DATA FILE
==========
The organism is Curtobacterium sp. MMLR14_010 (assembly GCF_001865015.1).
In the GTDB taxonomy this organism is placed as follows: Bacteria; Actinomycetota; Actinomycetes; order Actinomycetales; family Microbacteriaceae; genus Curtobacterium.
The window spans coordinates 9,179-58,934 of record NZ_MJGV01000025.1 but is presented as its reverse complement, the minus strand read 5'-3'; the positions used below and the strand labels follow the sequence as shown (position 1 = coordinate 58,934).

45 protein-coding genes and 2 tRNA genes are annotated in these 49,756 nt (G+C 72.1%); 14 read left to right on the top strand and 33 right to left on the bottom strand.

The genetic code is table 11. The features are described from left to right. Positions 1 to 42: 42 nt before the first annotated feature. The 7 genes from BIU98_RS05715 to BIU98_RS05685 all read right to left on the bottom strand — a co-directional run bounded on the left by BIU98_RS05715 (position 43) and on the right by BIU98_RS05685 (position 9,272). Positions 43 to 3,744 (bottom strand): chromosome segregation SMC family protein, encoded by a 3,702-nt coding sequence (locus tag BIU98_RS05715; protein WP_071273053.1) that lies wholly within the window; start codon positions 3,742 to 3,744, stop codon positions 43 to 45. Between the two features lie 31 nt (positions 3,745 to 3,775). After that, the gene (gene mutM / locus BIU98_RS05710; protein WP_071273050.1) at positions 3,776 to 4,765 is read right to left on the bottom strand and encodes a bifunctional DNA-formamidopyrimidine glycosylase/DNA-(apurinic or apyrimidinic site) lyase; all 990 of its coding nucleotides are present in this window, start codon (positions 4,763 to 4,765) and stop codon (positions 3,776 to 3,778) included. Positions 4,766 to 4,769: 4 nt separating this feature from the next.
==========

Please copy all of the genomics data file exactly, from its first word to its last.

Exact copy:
The organism is Curtobacterium sp. MMLR14_010 (assembly GCF_001865015.1).
In the GTDB taxonomy this organism is placed as follows: Bacteria; Actinomycetota; Actinomycetes; order Actinomycetales; family Microbacteriaceae; genus Curtobacterium.
The window spans coordinates 9,179-58,934 of record NZ_MJGV01000025.1 but is presented as its reverse complement, the minus strand read 5'-3'; the positions used below and the strand labels follow the sequence as shown (position 1 = coordinate 58,934).

45 protein-coding genes and 2 tRNA genes are annotated in these 49,756 nt (G+C 72.1%); 14 read left to right on the top strand and 33 right to left on the bottom strand.

The genetic code is table 11. The features are described from left to right. Positions 1 to 42: 42 nt before the first annotated feature. The 7 genes from BIU98_RS05715 to BIU98_RS05685 all read right to left on the bottom strand — a co-directional run bounded on the left by BIU98_RS05715 (position 43) and on the right by BIU98_RS05685 (position 9,272). Positions 43 to 3,744 (bottom strand): chromosome segregation SMC family protein, encoded by a 3,702-nt coding sequence (locus tag BIU98_RS05715; protein WP_071273053.1) that lies wholly within the window; start codon positions 3,742 to 3,744, stop codon positions 43 to 45. Between the two features lie 31 nt (positions 3,745 to 3,775). After that, the gene (gene mutM / locus BIU98_RS05710; protein WP_071273050.1) at positions 3,776 to 4,765 is read right to left on the bottom strand and encodes a bifunctional DNA-formamidopyrimidine glycosylase/DNA-(apurinic or apyrimidinic site) lyase; all 990 of its coding nucleotides are present in this window, start codon (positions 4,763 to 4,765) and stop codon (positions 3,776 to 3,778) included. Positions 4,766 to 4,769: 4 nt separating this feature from the next.